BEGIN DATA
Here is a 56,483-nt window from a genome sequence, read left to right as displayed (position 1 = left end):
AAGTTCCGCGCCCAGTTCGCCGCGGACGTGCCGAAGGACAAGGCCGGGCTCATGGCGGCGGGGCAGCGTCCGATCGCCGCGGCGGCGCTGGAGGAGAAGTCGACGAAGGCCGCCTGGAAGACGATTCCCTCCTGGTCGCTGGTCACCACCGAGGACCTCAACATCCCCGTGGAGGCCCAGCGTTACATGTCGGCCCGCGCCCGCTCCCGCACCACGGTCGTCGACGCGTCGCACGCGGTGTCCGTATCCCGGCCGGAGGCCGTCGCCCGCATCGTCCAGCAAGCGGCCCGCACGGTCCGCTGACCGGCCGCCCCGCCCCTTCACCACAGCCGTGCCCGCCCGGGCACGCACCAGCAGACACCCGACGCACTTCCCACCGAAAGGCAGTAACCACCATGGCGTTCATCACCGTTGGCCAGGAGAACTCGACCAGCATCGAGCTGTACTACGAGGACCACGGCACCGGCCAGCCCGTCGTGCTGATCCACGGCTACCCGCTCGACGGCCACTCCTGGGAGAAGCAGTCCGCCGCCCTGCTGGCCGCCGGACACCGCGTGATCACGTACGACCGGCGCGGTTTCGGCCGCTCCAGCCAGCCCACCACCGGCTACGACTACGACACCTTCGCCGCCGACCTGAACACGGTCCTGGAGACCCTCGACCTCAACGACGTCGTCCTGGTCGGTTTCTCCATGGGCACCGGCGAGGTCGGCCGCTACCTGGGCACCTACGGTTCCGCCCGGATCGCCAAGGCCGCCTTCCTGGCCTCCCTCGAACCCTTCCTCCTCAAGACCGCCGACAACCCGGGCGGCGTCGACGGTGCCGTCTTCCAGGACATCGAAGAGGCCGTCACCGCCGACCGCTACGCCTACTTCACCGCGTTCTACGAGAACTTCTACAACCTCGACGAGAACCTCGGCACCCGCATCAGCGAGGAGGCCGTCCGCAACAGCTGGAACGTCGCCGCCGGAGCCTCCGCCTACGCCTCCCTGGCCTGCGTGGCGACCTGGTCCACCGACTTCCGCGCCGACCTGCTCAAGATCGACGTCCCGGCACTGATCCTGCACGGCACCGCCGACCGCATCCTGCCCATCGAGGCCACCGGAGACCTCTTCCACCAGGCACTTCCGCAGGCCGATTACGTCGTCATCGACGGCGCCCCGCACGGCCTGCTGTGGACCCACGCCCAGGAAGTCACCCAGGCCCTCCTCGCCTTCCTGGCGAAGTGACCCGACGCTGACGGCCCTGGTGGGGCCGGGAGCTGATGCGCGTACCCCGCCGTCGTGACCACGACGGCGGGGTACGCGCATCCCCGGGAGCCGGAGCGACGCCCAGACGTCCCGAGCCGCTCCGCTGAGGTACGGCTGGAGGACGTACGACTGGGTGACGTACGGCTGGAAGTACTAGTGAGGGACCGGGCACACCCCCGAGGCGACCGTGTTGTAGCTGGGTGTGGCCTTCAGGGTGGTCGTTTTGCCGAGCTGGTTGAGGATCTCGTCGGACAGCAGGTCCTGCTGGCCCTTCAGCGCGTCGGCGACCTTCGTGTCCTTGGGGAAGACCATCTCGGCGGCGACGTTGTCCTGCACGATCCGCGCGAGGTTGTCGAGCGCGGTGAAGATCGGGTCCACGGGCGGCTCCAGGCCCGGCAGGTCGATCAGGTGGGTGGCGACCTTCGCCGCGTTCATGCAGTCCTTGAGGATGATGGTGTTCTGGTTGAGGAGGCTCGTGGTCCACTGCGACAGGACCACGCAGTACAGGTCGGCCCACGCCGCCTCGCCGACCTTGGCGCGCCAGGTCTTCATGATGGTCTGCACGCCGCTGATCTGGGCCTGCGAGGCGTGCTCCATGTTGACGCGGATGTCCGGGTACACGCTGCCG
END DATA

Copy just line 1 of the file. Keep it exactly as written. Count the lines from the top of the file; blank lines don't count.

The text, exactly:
Here is a 56,483-nt window from a genome sequence, read left to right as displayed (position 1 = left end):